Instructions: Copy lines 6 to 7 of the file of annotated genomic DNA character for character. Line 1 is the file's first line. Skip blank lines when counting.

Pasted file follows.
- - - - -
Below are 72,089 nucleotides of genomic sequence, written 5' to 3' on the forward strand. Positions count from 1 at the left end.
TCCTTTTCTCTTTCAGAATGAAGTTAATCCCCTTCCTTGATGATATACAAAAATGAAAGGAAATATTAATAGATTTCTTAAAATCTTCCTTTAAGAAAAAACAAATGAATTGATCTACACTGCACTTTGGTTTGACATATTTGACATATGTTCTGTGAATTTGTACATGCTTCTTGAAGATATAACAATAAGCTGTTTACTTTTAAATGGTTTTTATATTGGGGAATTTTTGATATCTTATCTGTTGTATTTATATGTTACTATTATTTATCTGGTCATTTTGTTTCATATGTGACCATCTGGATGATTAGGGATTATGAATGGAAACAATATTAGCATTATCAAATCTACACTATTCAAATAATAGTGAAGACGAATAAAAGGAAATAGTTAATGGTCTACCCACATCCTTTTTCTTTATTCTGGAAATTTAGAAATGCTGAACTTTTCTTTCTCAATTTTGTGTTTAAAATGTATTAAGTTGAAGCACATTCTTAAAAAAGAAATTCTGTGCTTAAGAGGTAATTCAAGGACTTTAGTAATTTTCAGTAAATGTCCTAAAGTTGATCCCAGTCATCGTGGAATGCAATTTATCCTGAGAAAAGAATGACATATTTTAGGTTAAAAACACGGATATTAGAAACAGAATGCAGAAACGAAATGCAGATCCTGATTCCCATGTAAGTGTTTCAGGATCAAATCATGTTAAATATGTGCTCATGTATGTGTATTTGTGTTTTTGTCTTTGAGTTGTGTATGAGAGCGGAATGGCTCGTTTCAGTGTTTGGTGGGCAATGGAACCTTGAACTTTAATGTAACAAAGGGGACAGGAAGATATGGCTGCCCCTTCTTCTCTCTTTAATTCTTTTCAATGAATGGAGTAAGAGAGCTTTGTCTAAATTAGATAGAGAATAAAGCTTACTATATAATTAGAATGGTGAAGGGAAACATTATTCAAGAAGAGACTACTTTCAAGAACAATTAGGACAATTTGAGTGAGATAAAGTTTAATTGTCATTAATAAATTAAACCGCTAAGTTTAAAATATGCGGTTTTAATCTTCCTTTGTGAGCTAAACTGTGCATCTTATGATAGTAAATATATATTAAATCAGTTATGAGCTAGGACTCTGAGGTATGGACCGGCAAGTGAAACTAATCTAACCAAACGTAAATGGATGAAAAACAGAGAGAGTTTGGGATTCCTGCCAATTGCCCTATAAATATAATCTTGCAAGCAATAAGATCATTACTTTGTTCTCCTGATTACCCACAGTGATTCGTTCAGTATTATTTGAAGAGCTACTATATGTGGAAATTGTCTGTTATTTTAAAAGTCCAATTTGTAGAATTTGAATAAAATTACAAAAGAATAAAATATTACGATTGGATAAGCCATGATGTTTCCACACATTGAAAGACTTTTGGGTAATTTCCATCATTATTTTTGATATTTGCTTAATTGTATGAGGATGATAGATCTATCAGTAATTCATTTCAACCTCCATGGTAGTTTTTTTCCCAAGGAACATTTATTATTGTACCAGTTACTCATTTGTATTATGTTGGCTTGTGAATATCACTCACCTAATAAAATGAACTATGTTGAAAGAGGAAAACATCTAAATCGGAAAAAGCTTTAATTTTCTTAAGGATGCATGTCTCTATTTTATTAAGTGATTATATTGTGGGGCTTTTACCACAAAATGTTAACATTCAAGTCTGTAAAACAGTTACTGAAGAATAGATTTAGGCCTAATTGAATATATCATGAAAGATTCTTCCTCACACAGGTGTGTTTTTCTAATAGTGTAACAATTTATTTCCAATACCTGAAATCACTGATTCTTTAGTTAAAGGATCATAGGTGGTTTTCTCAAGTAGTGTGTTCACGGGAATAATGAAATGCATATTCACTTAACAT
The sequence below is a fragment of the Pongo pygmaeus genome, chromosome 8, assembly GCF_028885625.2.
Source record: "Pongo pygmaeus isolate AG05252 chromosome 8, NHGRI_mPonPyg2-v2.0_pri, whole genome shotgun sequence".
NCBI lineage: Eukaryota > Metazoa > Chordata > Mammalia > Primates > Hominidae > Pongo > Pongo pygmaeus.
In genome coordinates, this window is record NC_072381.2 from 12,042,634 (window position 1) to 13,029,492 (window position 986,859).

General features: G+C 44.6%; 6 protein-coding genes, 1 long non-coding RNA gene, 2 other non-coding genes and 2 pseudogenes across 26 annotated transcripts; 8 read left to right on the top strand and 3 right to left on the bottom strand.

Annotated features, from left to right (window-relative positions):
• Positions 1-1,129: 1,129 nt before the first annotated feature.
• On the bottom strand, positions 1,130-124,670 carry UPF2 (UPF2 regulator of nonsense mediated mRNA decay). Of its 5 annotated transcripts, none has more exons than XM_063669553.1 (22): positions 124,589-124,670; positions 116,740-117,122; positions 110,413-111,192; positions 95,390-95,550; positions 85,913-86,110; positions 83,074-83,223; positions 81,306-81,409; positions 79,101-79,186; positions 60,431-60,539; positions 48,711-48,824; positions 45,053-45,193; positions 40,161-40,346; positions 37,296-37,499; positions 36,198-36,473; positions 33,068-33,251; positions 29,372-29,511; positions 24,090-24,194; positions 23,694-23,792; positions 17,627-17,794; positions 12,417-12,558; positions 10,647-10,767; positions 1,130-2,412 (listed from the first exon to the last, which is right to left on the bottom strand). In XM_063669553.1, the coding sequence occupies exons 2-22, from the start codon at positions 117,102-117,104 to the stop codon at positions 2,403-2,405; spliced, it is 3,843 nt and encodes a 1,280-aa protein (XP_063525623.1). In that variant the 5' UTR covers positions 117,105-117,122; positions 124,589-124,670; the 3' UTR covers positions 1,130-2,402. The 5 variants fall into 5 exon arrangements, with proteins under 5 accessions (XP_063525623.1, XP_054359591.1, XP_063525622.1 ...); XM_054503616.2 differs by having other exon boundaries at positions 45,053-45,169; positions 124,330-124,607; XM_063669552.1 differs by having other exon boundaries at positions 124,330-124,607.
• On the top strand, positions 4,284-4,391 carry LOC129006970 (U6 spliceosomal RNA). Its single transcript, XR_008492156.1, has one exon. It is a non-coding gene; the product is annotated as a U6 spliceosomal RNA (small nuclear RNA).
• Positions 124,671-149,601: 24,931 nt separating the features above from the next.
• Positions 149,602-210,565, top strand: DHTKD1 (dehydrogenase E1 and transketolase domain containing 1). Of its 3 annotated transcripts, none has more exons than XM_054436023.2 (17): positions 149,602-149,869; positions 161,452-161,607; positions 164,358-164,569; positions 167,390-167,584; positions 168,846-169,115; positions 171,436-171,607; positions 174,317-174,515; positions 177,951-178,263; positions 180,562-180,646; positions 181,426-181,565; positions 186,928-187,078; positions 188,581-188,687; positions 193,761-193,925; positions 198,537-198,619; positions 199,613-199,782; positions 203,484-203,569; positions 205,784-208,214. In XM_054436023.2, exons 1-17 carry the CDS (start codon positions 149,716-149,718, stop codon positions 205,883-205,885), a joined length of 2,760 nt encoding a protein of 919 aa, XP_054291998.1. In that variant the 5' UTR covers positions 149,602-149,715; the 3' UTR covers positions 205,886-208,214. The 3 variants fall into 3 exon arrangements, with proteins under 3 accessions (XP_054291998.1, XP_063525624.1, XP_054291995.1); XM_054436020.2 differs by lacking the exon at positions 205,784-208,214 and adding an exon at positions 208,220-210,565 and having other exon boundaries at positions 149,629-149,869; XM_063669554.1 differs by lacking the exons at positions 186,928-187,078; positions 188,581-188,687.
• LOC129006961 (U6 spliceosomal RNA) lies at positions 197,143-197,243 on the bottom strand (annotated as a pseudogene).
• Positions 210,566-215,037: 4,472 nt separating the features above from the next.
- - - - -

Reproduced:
In genome coordinates, this window is record NC_072381.2 from 12,042,634 (window position 1) to 13,029,492 (window position 986,859).

General features: G+C 44.6%; 6 protein-coding genes, 1 long non-coding RNA gene, 2 other non-coding genes and 2 pseudogenes across 26 annotated transcripts; 8 read left to right on the top strand and 3 right to left on the bottom strand.